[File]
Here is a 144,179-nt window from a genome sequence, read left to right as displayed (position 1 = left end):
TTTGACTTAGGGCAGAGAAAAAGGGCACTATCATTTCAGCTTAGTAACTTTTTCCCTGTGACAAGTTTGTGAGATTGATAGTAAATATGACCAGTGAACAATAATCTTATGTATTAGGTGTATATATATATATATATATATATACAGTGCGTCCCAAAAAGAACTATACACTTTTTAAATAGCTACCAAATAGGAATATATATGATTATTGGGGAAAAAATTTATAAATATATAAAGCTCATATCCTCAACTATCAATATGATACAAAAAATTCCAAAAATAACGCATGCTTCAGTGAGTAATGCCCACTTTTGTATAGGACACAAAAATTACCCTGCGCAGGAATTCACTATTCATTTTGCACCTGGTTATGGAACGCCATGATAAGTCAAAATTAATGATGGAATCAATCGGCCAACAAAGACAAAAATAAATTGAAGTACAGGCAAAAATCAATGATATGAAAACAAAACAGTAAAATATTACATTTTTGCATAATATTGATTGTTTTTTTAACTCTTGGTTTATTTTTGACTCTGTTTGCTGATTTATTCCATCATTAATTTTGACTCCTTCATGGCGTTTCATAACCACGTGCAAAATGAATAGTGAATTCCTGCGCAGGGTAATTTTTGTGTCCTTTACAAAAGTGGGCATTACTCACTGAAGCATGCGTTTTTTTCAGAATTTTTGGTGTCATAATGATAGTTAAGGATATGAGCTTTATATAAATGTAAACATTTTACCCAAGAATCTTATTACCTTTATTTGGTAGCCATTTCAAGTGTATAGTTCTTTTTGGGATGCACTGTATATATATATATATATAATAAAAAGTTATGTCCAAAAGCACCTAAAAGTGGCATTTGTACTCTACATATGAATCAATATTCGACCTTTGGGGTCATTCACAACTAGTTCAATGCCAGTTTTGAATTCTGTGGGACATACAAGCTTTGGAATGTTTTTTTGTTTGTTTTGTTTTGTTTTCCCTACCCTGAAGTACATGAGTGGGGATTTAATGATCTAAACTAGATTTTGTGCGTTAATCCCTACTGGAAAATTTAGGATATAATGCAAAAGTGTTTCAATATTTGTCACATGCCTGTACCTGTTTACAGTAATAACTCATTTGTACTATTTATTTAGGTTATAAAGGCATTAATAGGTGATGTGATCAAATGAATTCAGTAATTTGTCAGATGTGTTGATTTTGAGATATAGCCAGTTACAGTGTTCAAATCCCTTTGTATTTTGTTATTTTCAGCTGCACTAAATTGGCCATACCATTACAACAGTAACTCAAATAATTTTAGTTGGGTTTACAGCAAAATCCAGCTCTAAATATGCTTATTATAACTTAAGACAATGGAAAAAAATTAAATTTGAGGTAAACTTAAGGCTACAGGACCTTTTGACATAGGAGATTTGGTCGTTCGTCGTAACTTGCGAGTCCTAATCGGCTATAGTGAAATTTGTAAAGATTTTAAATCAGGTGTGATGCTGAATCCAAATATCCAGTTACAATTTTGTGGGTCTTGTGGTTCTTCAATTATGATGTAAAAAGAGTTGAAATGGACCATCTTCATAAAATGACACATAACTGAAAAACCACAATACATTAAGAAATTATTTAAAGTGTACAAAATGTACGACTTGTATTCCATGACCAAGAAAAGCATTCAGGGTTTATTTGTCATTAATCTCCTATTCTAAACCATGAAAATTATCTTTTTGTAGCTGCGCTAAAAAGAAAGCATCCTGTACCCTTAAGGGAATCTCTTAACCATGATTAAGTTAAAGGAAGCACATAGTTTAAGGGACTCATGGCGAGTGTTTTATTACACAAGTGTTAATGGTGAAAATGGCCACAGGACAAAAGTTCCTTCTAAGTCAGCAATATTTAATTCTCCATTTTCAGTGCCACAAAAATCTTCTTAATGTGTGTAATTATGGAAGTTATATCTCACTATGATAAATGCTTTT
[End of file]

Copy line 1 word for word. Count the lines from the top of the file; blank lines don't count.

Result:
Here is a 144,179-nt window from a genome sequence, read left to right as displayed (position 1 = left end):